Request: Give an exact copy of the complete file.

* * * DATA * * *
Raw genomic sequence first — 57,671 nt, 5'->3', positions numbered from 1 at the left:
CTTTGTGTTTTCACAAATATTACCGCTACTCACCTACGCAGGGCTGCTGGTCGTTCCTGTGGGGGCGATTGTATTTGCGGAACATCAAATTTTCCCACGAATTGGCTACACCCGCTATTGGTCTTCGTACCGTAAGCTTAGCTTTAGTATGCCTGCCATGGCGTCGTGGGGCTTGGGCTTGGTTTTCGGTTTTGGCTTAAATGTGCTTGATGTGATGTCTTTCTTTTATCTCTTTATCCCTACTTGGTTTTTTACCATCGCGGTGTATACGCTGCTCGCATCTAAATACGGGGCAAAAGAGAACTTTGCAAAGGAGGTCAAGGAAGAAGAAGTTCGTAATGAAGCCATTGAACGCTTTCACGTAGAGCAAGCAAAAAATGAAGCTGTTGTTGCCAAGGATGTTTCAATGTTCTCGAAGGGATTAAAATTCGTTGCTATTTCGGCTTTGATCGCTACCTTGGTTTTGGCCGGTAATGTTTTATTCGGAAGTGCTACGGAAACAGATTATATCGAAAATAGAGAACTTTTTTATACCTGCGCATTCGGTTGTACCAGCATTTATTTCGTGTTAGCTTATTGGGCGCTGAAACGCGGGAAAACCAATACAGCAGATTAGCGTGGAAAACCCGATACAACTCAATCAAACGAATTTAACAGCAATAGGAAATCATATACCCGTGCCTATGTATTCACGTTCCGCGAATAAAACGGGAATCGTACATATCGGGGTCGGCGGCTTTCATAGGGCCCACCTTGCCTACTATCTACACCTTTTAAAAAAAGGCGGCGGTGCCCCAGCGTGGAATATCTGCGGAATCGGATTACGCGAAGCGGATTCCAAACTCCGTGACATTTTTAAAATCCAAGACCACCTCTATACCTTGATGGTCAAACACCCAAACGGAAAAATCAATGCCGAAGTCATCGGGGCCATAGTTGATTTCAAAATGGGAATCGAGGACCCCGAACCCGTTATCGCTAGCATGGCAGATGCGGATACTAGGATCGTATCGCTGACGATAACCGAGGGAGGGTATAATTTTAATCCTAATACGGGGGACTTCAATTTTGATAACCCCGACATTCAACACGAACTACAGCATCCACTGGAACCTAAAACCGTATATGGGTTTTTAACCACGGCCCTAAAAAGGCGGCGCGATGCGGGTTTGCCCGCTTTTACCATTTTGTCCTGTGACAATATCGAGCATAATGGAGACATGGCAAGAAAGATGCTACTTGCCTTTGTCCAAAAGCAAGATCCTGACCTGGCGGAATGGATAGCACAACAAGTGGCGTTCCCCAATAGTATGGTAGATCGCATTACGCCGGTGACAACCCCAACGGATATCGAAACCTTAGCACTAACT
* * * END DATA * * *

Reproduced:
Raw genomic sequence first — 57,671 nt, 5'->3', positions numbered from 1 at the left:
CTTTGTGTTTTCACAAATATTACCGCTACTCACCTACGCAGGGCTGCTGGTCGTTCCTGTGGGGGCGATTGTATTTGCGGAACATCAAATTTTCCCACGAATTGGCTACACCCGCTATTGGTCTTCGTACCGTAAGCTTAGCTTTAGTATGCCTGCCATGGCGTCGTGGGGCTTGGGCTTGGTTTTCGGTTTTGGCTTAAATGTGCTTGATGTGATGTCTTTCTTTTATCTCTTTATCCCTACTTGGTTTTTTACCATCGCGGTGTATACGCTGCTCGCATCTAAATACGGGGCAAAAGAGAACTTTGCAAAGGAGGTCAAGGAAGAAGAAGTTCGTAATGAAGCCATTGAACGCTTTCACGTAGAGCAAGCAAAAAATGAAGCTGTTGTTGCCAAGGATGTTTCAATGTTCTCGAAGGGATTAAAATTCGTTGCTATTTCGGCTTTGATCGCTACCTTGGTTTTGGCCGGTAATGTTTTATTCGGAAGTGCTACGGAAACAGATTATATCGAAAATAGAGAACTTTTTTATACCTGCGCATTCGGTTGTACCAGCATTTATTTCGTGTTAGCTTATTGGGCGCTGAAACGCGGGAAAACCAATACAGCAGATTAGCGTGGAAAACCCGATACAACTCAATCAAACGAATTTAACAGCAATAGGAAATCATATACCCGTGCCTATGTATTCACGTTCCGCGAATAAAACGGGAATCGTACATATCGGGGTCGGCGGCTTTCATAGGGCCCACCTTGCCTACTATCTACACCTTTTAAAAAAAGGCGGCGGTGCCCCAGCGTGGAATATCTGCGGAATCGGATTACGCGAAGCGGATTCCAAACTCCGTGACATTTTTAAAATCCAAGACCACCTCTATACCTTGATGGTCAAACACCCAAACGGAAAAATCAATGCCGAAGTCATCGGGGCCATAGTTGATTTCAAAATGGGAATCGAGGACCCCGAACCCGTTATCGCTAGCATGGCAGATGCGGATACTAGGATCGTATCGCTGACGATAACCGAGGGAGGGTATAATTTTAATCCTAATACGGGGGACTTCAATTTTGATAACCCCGACATTCAACACGAACTACAGCATCCACTGGAACCTAAAACCGTATATGGGTTTTTAACCACGGCCCTAAAAAGGCGGCGCGATGCGGGTTTGCCCGCTTTTACCATTTTGTCCTGTGACAATATCGAGCATAATGGAGACATGGCAAGAAAGATGCTACTTGCCTTTGTCCAAAAGCAAGATCCTGACCTGGCGGAATGGATAGCACAACAAGTGGCGTTCCCCAATAGTATGGTAGATCGCATTACGCCGGTGACAACCCCAACGGATATCGAAACCTTAGCACTAACT